As Catholics, we continue to celebrate Easter and Christ’s Resurrection for eight days, until Divine Mercy Sunday. Considering the events of the past week, this would be a good time to reflect further on the Paschal Mysteries.
Here are summaries of Holy Week homilies from the Most Rev. Joseph R. Cistone, Bishop of Saginaw.
Jesus’ Entry into Jerusalem on Palm Sunday
During his Palm Sunday Mass, Bishop Cistone remarked that all the events of Holy Week— from Jesus’ entry into Jerusalem to Calvary and beyond— are one salvific action, all part of God’s plan.
“Jesus is going to Jerusalem, but He is also going to His Passion, death and resurrection,” he said. “He knows that the plan of His Father is about to be fulfilled.”
Bishop called Holy Week a “week of paradoxes.”
For example, Jesus’ triumphal entry into Jerusalem was on a donkey, a sign of peace, rather than a horse, like a victorious conqueror or king. The Jews shout “Hosanna!” while waving palm branches, which were traditionally used in a funeral procession.
The apostle Peter assures Jesus that he will stand by His side; yet, Peter denies Him three times. Jesus gives to His Apostles His own Body and Blood in the form of ordinary bread and wine.
There is the paradox surrounding Christ’s divinity and humanity: that the Lord of all would become a man and allow himself to die out of obedience to His Father. That the Cross, an instrument of torture and death, would become the instrument by which salvation is won.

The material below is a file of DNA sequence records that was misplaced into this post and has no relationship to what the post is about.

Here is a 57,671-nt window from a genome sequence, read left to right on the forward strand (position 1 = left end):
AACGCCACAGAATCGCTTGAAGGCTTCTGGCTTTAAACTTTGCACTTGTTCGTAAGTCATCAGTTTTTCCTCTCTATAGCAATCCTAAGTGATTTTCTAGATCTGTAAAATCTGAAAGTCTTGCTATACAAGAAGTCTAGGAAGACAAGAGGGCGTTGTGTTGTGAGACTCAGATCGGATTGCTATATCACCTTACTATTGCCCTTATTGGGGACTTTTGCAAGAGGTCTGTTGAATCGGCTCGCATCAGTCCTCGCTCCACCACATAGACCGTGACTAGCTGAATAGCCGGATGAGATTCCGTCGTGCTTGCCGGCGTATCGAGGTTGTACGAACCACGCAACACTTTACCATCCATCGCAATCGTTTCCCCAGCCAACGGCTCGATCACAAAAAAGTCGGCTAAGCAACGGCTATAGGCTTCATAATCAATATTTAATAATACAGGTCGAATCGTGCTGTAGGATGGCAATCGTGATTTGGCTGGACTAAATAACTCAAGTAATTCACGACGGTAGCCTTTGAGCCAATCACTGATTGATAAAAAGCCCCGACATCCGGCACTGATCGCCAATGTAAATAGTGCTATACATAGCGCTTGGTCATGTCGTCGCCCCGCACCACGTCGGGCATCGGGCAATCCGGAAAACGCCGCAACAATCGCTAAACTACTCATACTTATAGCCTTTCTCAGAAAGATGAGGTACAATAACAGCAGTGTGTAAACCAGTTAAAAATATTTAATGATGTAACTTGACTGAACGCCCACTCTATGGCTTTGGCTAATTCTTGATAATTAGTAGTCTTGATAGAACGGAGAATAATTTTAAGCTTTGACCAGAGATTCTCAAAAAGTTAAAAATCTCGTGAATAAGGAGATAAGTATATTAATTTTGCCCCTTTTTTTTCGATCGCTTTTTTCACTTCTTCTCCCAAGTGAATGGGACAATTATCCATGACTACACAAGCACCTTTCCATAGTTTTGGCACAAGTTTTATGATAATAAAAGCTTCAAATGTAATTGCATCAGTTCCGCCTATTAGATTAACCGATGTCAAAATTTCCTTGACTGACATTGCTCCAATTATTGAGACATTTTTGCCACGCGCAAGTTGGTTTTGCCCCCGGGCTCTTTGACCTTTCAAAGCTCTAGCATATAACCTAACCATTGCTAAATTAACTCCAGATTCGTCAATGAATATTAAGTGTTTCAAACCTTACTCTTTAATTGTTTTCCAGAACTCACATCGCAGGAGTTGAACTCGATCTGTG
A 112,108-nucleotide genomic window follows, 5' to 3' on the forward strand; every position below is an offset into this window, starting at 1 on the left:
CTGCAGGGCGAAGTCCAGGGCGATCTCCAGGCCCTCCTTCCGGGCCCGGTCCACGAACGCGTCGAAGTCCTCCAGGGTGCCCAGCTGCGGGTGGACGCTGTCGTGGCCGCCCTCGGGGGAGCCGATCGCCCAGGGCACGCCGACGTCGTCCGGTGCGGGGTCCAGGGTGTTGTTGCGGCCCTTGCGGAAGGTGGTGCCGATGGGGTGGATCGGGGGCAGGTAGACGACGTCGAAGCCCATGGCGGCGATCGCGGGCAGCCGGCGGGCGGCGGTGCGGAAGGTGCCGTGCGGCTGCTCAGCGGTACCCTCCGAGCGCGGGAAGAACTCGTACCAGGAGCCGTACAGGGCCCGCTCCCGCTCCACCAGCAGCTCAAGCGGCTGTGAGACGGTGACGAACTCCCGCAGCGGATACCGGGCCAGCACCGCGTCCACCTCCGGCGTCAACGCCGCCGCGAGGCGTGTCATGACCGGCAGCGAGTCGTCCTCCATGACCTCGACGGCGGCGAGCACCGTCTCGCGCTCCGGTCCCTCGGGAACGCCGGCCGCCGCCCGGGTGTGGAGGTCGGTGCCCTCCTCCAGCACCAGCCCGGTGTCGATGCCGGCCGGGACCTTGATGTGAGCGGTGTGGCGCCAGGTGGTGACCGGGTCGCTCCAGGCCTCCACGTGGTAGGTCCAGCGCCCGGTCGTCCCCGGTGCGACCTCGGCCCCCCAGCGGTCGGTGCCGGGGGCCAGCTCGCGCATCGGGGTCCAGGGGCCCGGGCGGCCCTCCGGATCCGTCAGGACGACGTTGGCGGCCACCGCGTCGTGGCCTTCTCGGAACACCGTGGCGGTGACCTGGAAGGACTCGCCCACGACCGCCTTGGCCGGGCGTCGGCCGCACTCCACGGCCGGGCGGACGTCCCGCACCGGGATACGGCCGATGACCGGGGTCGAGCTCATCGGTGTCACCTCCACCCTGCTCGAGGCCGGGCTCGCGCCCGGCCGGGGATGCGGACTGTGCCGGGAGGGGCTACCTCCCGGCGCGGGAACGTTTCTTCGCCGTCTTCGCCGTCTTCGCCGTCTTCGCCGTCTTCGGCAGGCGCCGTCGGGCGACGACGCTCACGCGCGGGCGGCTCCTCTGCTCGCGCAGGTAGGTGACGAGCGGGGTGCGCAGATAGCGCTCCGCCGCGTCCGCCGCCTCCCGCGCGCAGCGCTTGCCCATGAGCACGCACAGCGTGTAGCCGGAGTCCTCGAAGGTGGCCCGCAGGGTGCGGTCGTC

These, the Bishop said, are like the paradoxes of our own lives as Christians.
“Some days we are really up with the Lord; and, when times are tough, is if often hard to be a Christian,” he said. “Today the Lord is inviting us to be a part of Holy Week. We need to ask ourselves if we have the same courage, faith, patience and endurance (as Christ did.)”
The Bishop challenged the faithful to “be a part of the paschal journey, so that our lives will mirror Christ’s.”
Jesus gives us the Gift of the Eucharist on Holy Thursday
At the Mass of the Lord’s Supper on Holy Thursday, Bishop Cistone asked the faithful to create their own homilies.
“What does the Eucharist mean to you?” he asked. “Who is the Eucharist for you?”
The Bishop encouraged the people to pray, to think about these questions, and to discuss them with their families.
Referring to the Holy Eucharist, St. Thomas Aquinas said “It is the greatest gift Jesus could give to us.”
To illustrate the sacredness of the Eucharist, the Bishop shared two stories.
Doris Day, Servant of God and co-founder of the Catholic Worker movement, was present at a Mass during which the celebrant used a coffee cup instead of a chalice for the Precious Blood of Christ. After Mass, Day retrieved the coffee cup, dug a hole in the back yard and kissed it before burying it. She said that it would never again be an just ordinary coffee cup, for it had held the Precious Blood of Christ.
In the second story, a priest was preparing for Mass in the sacristy when he accidentally dropped an unconsecrated host. Before throwing away the wafer, he picked it up and said, “And to think of what this could have become!”
“When we receive the Eucharist, we are ordinary people carrying an extraordinary gift,” the Bishop said.
Jesus Reconciled us to the Father on Good Friday